“We’ve been killed since 2000,” Diaz told POLITICO, citing the razor-tight presidential election were George W. Bush narrowly edged out former Vice President Al Gore. “It’s been a real mess. My mission — my push — from day one is that’s not going to happen again.”
The decision by Democrats to pool money together to launch the organizing effort can also bee seen as a signal to outside donors and national Democrats to not give up on a state where the only statewide winner since 2012 is current Agriculture Commissioner Nikki Fried. Diaz said this marked the earliest moment Democrats started a coordinated campaign, which he said usually did not kick into gear until after the primary.
“This is the year we push back,” Diaz added. “Let’s stop being so doom and gloom here.”
To justify his optimism, Diaz harkened back to the last midterm elections where Gov. Ron DeSantis won by slightly more than 32,000 votes and former Gov. Rick Scott defeated incumbent Sen. Bill Nelson (D-Fla.) in the U.S. Senate race by just over 10,000 votes. He said part of the goal would be to send Democratic organizers to all 67 counties in order to lessen the GOP margin even in Republican strongholds. He also said Democrats were hampered in 2020 by Covid-19-related lockdowns where they did not do direct voter outreach.
“We’re not in Mississippi, we’re not in Alabama, we’re in Florida,” Diaz said. “This is still a purple state. We have to get the work done.”
The odds, however, appear formidable for Democrats, who have lost their long-standing voter registration advantage in the state and have been significantly outraised by the Republican Party, legislative leadership committees and DeSantis.
The latest available voter registration numbers show that Republicans have a more than 111,000 edge over Democrats in a state that has more than 14 million active registered voters. President Joe Biden is also underwater in the state and could be a drag on other Democratic candidates.
DeSantis last week boasted at a fundraising dinner held by the Leon County Republican Party that the GOP has the upper hand heading into the fall and that it would even likely compete for legislative seats now held by Democrats.
“Florida is no longer a swing state, Florida is a red state,” DeSantis said.
Republicans say they have built up a ground operation that has been in place for six years now and that they have engaged with more than 30,000 volunteers and knocked on more than 150,000 doors so far during this cycle. DeSantis has also made it a priority to ramp up voter registration efforts during his time as governor.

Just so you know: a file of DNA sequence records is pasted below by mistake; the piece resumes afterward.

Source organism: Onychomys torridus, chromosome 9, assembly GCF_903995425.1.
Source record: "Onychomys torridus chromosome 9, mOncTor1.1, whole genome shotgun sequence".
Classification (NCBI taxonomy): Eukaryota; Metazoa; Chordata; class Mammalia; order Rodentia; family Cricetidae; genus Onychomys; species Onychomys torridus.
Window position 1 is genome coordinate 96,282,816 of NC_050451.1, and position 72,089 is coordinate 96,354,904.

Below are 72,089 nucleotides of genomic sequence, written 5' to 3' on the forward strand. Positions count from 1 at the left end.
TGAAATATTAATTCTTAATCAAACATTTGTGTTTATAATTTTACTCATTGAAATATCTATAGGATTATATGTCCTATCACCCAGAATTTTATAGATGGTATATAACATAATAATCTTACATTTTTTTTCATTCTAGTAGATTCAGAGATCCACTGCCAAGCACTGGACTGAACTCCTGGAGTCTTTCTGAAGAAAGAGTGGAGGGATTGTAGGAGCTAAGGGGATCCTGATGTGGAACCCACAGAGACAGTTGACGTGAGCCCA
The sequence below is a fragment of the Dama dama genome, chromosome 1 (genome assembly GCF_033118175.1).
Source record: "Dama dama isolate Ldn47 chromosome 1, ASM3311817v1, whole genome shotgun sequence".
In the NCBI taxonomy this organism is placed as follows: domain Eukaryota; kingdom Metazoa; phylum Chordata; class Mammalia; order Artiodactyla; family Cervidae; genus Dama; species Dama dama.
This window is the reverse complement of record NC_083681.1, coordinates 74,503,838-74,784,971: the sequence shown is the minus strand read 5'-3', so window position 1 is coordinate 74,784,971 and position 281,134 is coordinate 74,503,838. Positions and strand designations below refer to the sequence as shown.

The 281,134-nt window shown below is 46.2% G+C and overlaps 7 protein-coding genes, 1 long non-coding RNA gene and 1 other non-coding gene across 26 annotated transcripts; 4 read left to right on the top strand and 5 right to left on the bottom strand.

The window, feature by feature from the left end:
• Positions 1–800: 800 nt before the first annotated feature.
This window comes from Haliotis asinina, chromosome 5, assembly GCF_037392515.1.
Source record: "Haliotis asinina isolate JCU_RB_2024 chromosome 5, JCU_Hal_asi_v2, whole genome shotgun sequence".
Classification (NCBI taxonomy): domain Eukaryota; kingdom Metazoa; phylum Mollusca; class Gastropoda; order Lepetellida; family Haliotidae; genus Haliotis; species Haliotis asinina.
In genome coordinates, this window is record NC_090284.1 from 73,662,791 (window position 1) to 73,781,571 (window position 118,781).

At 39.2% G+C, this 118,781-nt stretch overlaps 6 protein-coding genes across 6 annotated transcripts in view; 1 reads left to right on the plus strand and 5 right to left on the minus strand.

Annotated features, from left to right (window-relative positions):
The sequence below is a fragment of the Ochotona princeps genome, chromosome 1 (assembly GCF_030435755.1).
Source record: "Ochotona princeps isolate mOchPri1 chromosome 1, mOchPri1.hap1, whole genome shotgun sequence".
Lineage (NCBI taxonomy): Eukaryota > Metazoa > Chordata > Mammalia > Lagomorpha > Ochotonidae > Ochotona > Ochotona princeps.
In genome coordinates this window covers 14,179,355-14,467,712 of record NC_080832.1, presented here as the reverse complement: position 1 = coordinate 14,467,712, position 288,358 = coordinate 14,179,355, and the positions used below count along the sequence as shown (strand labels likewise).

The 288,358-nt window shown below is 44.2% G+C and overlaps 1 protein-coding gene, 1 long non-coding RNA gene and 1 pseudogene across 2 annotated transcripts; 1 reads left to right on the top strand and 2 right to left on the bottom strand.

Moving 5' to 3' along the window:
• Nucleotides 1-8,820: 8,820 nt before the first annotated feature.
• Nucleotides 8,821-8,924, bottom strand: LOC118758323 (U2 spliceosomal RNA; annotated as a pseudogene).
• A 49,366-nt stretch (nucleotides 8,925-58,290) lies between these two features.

“Democrats may pick and choose when to pay attention to Florida, but Republicans have continuously invested in the state and its voters,’’ said Republican National Committee spokesperson Julia Friedland.
The money being used to pay for “Blue Shift Florida” is coming from contributions from the party as well as Rep. Val Demings (D-Fla.), who is running for U.S. Senate, the three Democrats running for governor, leadership committees associated with House and Senate Democrats, as well as from labor groups such as the AFL-CIO, the Florida Education Association and the progressive outside group Florida Alliance.
“It’s a recognition finally that we are in this together,” Diaz said. “Everybody that sits at the table is required to invest. Everybody gets a number.”
Diaz acknowledged that while the effort is slated to cost $15 million, he does not yet have commitments for the full amount, but that most of the money has been pledged.
The outreach effort is drawing praise from Demings, as well as Fried, gubernatorial hopeful Rep. Charlie Crist (D-Fla.), and other notable Florida Democrats such as Rep. Debbie Wasserman Schultz.
“I’m proud to work hand-in-hand with Democrats throughout the state to build a bilingual, grassroots movement that will take back Florida,” said Demings in a statement. “We are fighting from the Panhandle to the Keys, leaving no community untouched and no voter behind in our fight to protect Florida’s families, protect constitutional rights, and elect people committed to that fight, up and down the ballot.”